Gary Dieboldt, owner of Flashback Malt Shoppe in Seaside, was asked about it so many times he finally called the Seaside Aquarium to doublecheck on it. “I had about a half dozen, maybe ten people ask me just today,” Dieboldt said. “They’re thinking it’s an oil spill or something, or asking if a ship wrecked out there.”

The rest of the coast is filled with one kind of drama or another. In Tillamook, employees at the police department Tuesday caught pictures of a funnel cloud hovering over the west end of town. The cold weather funnel did not touch down or cause any damage, but the somewhat rare event in Oregon caused quite a media stir.

Infant velella velella (photo: Tiffany Boothe, Seaside Aquarium)

Up and down the coast, little baby velella velella are still washing up. These infant versions of the jellyfish known as “purple sails” usually start washing up in great numbers in early summer. They quickly start to smell bad as they rot on the beaches.

“But there’s not enough right now to make any offensive odors, and certainly not enough to cover rocks,” said Guy DiTorrice, a beach expert from Newport. “Good sign that we'll see more - and larger ones - as the spring winds turn to summer.”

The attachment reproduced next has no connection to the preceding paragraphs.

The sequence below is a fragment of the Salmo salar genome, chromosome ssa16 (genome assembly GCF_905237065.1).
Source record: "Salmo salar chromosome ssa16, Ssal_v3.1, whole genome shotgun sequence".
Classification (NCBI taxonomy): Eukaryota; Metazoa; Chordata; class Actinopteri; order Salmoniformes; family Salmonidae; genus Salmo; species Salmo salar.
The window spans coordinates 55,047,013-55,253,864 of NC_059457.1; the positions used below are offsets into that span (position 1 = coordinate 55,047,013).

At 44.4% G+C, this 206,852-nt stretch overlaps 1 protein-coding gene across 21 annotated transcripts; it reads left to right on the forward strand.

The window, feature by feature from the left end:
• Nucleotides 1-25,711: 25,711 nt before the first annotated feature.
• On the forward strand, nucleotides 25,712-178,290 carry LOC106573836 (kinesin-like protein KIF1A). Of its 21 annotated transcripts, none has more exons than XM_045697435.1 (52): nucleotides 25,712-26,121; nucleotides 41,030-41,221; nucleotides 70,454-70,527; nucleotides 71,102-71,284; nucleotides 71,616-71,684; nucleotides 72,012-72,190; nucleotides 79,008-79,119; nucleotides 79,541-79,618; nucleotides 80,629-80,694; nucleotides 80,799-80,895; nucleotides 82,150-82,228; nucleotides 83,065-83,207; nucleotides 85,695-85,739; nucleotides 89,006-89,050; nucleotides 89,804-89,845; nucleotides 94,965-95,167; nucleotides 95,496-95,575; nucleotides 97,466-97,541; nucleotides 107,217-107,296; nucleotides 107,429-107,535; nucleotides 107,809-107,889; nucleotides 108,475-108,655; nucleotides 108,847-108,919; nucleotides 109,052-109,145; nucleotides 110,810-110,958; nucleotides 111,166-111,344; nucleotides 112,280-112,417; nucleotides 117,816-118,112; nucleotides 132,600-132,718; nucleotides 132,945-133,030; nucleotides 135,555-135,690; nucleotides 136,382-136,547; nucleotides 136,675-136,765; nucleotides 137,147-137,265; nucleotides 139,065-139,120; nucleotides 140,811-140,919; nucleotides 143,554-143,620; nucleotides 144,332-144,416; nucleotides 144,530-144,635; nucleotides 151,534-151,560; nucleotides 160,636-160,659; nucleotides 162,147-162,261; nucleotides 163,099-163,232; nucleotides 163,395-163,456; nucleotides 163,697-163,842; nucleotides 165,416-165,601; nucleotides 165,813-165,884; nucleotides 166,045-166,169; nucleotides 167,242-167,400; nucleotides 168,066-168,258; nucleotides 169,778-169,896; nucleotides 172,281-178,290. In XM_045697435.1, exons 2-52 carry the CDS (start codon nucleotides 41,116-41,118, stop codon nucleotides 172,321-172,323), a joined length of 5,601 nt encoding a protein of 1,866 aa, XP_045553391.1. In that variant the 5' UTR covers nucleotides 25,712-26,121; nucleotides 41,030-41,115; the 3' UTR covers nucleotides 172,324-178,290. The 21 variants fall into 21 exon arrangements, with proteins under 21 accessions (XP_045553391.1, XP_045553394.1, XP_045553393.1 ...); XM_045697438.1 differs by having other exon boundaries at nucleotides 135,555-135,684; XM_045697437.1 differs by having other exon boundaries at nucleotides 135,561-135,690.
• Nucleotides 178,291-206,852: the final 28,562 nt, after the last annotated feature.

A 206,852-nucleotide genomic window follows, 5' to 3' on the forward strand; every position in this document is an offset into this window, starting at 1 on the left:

Other tiny beasties washing up include gooseberries – otherwise known as comb jellies. Their scientific name is Pleurobrachia, and Seaside Aquarium’s Boothe says they periodically show up on the Oregon coast when west winds push them onshore.

Gooseberry up close: they look like bubbles in the sand

Gooseberries are barely a quarter inch in diameter, and look like big bubbles sitting by the tide line.

They are actually completely unrelated to jellyfish, although these translucent, spherical creatures are often mistaken for them. Gooseberries come with two feathery tentacles, which can be retracted into special pouches. The name comb jelly refers to the eight rows of hair-like cilia on their bodies, which vibrate and enables them to swim.

oregon coast lighthouses on dvd“They are both residents of near shore and open ocean habitats,” Boothe said. “They are abundant at times along the West Coast, but as with all jellies they are not seasonal. They can wash up anytime. They can swim, but not against the ocean's currents. So like the purple sails, they are at the mercy of the ocean. Strong west winds will strand them on the beach.”

4000-year-old stumps at Newport